I volunteer most weeks at a nursing home near Duke. I am painting portraits of the residents there; I work on sketches when I visit. I decided to do this because I needed to find a way to connect art to medicine. I needed a nice bullet point on my pre-med resume. I did not say this when I started. I said I wanted to get better at painting and to alleviate loneliness in the world. And I do want to do those things. But I think they are motivations I gained after starting the project, rather than when beginning it. And if I am honest, it is not as often the desire to do good as the desire to succeed in my career that gets me out of bed to bike to the nursing home.
Being old in a nursing home is lonely. You are like an adult treated like a child. You are confined to a dysfunctional body. The outside world is moving fast and busy around you, while you are stuck in a tiny room with a TV and a wheelchair. Periodically visitors pop in and throw you a friendly hour of social contact, but they have to venture back to the world that can’t accommodate your old age. A lot of people can’t hear you, or you can’t hear them. You no longer have a chance to impress your importance on other people; you are entirely at their mercy for care and conversation.
For a while I wondered if what I was doing mattered. I could not understand the woman I was sketching. I only asked her yes or no questions because she grew visibly frustrated when I didn’t grasp her longer answers. I was relieved when her sisters visited and also couldn’t understand. Once I visited while she was eating breakfast, and I felt horribly invasive as I sketched her with pancake and grits residue on her face. But I couldn’t go at any other time that week, and I needed my volunteer hour.
I hear many people at Duke complaining about the activities and classes they engage in just for their resume or major. While some of that is necessary, I wonder if my whole life will follow this trajectory of fake interest. I want to be a doctor partially because I want to help others. I am scared my path is not truly out of desire to do good in the world, but the intention of goodness is a cover for less honorable motivations.
Does it matter if I do good things but don’t actually care if they help others? When I go to the nursing home, I do alleviate loneliness. But I also have a lot of power in the lives of the residents there. Once the women I was sketching waved her sisters out of the way so I could get a clear view for sketching as she beamed with pride, evidently pleased that she was important enough to be drawn. Sometimes when I visit, her happiness shines. She is careful to be still so I can keep sketching. My visits matter to her; they are a bright spot in the monotony of the nursing home that encompasses her whole life.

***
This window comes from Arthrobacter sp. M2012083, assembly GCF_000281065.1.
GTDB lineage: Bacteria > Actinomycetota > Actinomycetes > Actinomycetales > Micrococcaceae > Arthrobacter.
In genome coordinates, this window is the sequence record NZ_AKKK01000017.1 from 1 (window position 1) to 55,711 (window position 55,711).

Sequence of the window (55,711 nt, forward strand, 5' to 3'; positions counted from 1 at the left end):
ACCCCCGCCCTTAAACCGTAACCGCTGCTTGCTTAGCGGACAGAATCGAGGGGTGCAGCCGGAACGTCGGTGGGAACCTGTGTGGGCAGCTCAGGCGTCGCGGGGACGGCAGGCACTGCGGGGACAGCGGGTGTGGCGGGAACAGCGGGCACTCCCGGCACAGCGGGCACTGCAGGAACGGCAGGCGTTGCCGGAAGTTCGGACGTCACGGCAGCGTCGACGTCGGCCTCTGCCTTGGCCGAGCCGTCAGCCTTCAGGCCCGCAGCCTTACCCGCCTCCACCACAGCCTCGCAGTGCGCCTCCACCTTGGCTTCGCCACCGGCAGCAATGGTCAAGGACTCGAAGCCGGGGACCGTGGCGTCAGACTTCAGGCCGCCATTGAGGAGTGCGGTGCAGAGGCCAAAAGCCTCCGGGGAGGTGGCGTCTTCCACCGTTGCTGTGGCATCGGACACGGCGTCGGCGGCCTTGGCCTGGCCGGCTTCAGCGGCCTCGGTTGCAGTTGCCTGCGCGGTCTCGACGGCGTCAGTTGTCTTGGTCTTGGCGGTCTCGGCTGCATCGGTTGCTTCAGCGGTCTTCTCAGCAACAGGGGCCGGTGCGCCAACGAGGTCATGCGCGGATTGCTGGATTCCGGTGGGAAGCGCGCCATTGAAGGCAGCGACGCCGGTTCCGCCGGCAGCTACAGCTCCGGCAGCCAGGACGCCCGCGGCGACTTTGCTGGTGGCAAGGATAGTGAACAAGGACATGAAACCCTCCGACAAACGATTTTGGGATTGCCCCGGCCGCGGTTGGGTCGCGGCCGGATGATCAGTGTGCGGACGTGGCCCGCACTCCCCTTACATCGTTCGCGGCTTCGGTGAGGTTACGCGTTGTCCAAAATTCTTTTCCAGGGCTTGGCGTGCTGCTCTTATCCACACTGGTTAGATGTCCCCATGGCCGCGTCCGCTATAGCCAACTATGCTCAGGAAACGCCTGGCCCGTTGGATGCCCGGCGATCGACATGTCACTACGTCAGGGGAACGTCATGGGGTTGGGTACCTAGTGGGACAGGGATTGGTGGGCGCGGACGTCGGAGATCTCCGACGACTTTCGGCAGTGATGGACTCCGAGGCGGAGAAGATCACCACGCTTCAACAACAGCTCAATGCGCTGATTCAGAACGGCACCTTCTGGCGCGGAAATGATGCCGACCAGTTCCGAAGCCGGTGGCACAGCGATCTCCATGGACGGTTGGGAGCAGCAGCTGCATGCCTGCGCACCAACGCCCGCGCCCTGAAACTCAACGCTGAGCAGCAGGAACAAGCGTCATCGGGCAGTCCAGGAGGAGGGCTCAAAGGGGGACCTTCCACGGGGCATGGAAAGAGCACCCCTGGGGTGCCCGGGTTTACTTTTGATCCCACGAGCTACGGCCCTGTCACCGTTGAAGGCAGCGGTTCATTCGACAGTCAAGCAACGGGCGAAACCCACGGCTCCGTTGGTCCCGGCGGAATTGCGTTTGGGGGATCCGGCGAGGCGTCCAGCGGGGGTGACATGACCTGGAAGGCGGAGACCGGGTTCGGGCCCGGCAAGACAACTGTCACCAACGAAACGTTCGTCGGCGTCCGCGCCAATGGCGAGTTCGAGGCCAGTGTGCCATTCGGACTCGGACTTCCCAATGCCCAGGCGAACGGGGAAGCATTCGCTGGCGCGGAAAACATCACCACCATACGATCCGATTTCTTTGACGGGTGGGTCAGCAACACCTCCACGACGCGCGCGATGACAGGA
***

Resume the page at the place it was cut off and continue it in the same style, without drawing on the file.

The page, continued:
But for me, they are a once a week ordeal, slightly uncomfortable and saddening. Often I fear my older years will end in a similar place, and so I view visits with a bit of trepidation. Some weeks I am too busy to visit. It’s a small concession for my schedule, but I know it is a disappointment to the woman I visit. I have so much influence over her happiness, and it feels shallow that my intentions are somewhat driven by my resume. I also can’t dedicate many hours to painting her portrait because it is ancillary to my academics. I am a replacement for a friend for this women, but she began as a “project” for me.
I do care about this woman’s happiness after visiting so many times. But I know she cares more about our interactions than I do—I wonder if she knows too. What if everything I do is secretly in service of my personal success? I feel that if that’s the case, I can’t truly do good in the world.
But after seeing this woman’s happiness and other instances of altruism, I do want to do good. It feels wrong to speak of helping others while partially molding your exterior character. I’m still not sure how I feel about the tension between those two things, and I’m especially not sure if there’s a good way to resolve it. I suppose that all we can strive for is to land on the right side of the conflict.
Camille Wilder is a Trinity sophomore. Her column usually runs on alternate Wednesdays.
Get The Chronicle straight to your inbox
Signup for our editorially curated, weekly newsletter. Cancel at any time.